My poor, poor, son.
My nine-month-old son Adam may be the youngest ever crash test dummy. The other day he climbed up onto the bed and looked around. It was quite an accomplishment for a kid who can't even walk yet, and he was proud of himself. He was even more proud of himself for finding his favorite thing in the world, our far-too-tolerant cat Elise. He crawled over to her and tried to fit her (the entire cat!) into his mouth (he's teething, so he, of course, tries to chew everything). Cats, even the most tolerant ones, don't put up with that kind of nonsense. She jumped off the bed, and he tried to follow her. It was a slow-motion nightmare. I could see him falling, face first, toward our hardwood floor, but I couldn't get there in time to do anything about it.
Facial bruise #1, followed by almost an hour of justified crying.
After a long nap he was back in good spirits, and set out again to conquer the world. He crawled (faster than I can run!) into the living room, and spied my recliner. Once a mountain climber was asked why he climbed mountains, and replied, "Because they're there." My son may grow up to be a mountain climber, because, for no obvious reason other than that the recliner was there, he climbed it. Having conquered Mt. Daddy's Chair, he then sat on top of his conquest and spied the world from a new angle. But babies are easily bored, and Adam couldn't stay in the chair long. If I had any sense at all, given the events from earlier in the day, I would have been somewhere other than the other side of the room. Evidently I have no sense. Adam crawled from the seat to the armrest, but I still stood, amused, too far away. He then stared intently at the floor, and I started to move toward him. He looked up at me, and grinned his devilish grin.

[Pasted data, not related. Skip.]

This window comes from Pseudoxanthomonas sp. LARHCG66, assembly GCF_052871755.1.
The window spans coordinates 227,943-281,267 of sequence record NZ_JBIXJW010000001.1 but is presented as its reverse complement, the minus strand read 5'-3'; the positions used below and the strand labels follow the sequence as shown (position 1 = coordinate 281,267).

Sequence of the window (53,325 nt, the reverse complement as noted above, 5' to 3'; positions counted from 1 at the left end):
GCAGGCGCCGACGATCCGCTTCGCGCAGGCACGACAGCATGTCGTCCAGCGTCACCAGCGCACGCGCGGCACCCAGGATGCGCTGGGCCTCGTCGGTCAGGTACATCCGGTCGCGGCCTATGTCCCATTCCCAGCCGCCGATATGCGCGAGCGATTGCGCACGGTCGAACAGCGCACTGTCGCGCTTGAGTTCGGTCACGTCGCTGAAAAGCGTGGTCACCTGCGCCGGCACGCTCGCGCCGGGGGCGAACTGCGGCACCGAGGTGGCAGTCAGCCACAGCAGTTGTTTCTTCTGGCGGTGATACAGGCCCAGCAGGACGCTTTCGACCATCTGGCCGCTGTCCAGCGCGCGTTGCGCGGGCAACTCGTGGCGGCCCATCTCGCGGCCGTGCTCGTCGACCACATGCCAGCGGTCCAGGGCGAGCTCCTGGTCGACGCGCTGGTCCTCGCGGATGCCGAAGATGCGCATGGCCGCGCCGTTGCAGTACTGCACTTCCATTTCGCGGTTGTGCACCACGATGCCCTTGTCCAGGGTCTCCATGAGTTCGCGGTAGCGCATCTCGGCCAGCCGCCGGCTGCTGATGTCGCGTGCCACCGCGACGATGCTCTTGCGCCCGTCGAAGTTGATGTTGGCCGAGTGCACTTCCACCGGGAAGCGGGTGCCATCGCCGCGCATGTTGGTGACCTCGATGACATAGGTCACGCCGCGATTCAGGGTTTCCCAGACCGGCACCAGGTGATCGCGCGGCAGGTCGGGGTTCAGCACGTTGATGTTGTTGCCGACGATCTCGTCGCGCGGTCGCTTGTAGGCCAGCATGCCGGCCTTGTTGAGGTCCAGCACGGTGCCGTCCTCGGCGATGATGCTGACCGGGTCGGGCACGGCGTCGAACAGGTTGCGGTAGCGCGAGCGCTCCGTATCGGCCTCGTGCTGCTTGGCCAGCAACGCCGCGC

Time stood still.
Alas, so, it seems, did I.
And... the baby flung himself, again, face first, toward the hardwood floor. Another slow motion nightmare. I thought about laying out to catch him, ala Jim Edmonds in center field with the game on the line, but I realized if I tried that move then we'd have two injured people instead of one. And so the baby landed, once again, face first on a hardwood floor, at the feet of his helpless, hapless father.
Facial bruise #2, followed by incessant crying until Mama came home from work to rescue him.
I'd love to be able to come up with some nice, neat moral to this story, which tells us all about human nature, and even makes some sort of parallel to violence in the Middle East or the conflict between conservatives and liberals here at home. I'd love to be able to use that moral to help solve the world's problems. But, really, if I were the sort of person bright enough to do that, would I have allowed my child to test the hardness of our floor with his face not once but twice?
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